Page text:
In the same way, let's look at the construction of the words 'emigrant' and 'immigrant'. Dictionaries give the following definition of the verb 'migrate': to move to another place, another region. Preceded by the "origin" prefix 'e' for 'ex' before 'migrated', it indicates a separation, the idea of ​​going out, of leaving a place while moving in space...: the emigrant is the one who left his country of origin to settle permanently in another country; conversely, the prefix 'im' for 'in' expresses the end of the movement and the entrance into another place: the immigrant is the one who resides, permanently, in a country other than his own. The "pilgrims" who left Europe for the New World and built the United States were leaving for good: they were emigrants-immigrants. After the war, we talked about immigrants to designate the workforce that France brought from North Africa for the reconstruction of the country, because they were supposed to stay for a long time. Conversely, the refugee is asked to go back home when the situation of his country allows it: it is his dearest wish and desire.

The status of the migrant, on the other hand, is different: the adjective derived from the verb migrate, without any prefix, simply indicates a movement without a defined origin or destination. The important thing here is what is designated by the term migrant: that was the first question.

According to an article in Mediapart, unlike the term refugee, "the words migrant and migration are not even legally defined. We confuse migrant and refugee and we do not really know what an economic migrant or a working migrant is... or even if it covers anything."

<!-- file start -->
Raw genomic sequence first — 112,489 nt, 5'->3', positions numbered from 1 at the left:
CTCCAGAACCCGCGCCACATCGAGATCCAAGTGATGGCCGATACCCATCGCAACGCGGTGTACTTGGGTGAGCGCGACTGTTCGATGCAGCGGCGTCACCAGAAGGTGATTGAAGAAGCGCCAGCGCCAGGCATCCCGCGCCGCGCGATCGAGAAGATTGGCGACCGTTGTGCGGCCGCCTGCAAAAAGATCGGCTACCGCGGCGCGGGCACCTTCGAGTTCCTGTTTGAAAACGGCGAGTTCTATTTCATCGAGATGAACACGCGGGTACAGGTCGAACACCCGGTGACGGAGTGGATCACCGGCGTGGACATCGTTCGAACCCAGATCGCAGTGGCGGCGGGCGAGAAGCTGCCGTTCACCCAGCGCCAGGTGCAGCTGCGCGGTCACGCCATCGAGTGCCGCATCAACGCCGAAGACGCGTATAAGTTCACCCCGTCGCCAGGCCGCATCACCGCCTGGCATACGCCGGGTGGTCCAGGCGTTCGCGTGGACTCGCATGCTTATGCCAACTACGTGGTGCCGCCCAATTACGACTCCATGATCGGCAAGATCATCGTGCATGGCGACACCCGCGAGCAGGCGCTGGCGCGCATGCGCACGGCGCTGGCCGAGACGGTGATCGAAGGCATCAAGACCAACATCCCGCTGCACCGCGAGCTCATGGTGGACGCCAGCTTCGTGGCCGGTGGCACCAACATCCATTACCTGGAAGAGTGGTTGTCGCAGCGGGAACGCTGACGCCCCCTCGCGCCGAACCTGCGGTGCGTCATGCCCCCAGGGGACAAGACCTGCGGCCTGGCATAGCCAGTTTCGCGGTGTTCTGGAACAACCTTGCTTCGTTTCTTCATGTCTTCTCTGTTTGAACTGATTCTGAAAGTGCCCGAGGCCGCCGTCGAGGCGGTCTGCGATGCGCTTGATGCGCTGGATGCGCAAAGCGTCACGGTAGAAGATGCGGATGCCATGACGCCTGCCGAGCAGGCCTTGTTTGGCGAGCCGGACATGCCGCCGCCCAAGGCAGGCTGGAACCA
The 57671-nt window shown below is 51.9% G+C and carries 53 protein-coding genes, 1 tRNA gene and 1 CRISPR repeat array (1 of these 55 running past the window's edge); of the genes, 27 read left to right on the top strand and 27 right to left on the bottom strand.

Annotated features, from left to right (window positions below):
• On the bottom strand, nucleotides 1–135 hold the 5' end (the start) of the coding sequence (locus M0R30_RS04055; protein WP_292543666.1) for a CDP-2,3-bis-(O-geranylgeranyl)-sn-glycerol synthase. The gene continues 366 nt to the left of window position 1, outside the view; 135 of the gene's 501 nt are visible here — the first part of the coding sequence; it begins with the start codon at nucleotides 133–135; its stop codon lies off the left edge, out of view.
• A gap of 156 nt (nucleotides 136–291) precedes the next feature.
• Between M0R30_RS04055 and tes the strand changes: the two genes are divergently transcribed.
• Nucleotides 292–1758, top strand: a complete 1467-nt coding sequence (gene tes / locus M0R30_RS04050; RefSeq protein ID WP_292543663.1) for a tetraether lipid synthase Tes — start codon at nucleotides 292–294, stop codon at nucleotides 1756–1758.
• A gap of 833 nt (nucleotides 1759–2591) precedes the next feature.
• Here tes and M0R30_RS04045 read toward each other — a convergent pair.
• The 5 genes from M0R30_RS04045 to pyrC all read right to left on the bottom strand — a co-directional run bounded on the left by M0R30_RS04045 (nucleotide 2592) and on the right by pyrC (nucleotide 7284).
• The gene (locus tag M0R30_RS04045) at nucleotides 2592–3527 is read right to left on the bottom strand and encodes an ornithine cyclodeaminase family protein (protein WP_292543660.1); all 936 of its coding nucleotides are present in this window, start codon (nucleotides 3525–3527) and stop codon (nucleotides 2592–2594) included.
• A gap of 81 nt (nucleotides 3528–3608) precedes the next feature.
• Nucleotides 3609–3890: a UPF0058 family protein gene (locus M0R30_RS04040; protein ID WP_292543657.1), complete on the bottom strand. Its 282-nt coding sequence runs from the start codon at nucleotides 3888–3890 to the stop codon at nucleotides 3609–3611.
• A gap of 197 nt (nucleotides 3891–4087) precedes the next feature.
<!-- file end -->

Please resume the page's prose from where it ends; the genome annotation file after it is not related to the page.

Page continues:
For its part, the Cimade recommends: "the term 'migrant' must be used with caution, because it is not devoid of ideology and ambiguity. It is sometimes used to sort people leaving their country according to the supposed causes of their departure. 'Migrants' would make this choice for economic reasons, while refugees or asylum seekers would be forced to do so for political reasons. But economic and political constraints are often intertwined and the distinction between different categories of 'migrants' is generally arbitrary".

This ill-defined term ends up designating a new category of human beings, kept apart, that is essentialised alongside other categories: blacks, Jews, homosexuals, Romani, peasants..., a kind of vagabond monad that deserves to be treated in a specific manner.

The Josefa Foundation is convinced that the migrant is not someone different from the others, someone who is being held in detention camps, who is being taken in or taken back to the border or expelled, who is endlessly subjected to legislation but that, on the contrary, the migrant represents human nature itself and its history which is migration from our birth to our death and from generation to generation: the Josefa Foundation defines the human being as a migrant. Obviously, this has a radically different effect on an individual’s behaviour as well as on socio-political decisions: on the one hand, we need to welcome each other’s migrations; on the other hand, our aging societies have everything to gain from these fruitful encounters that can regenerate them and open them up to the riches of other worlds. "All of us migrants": that is Josefa's project.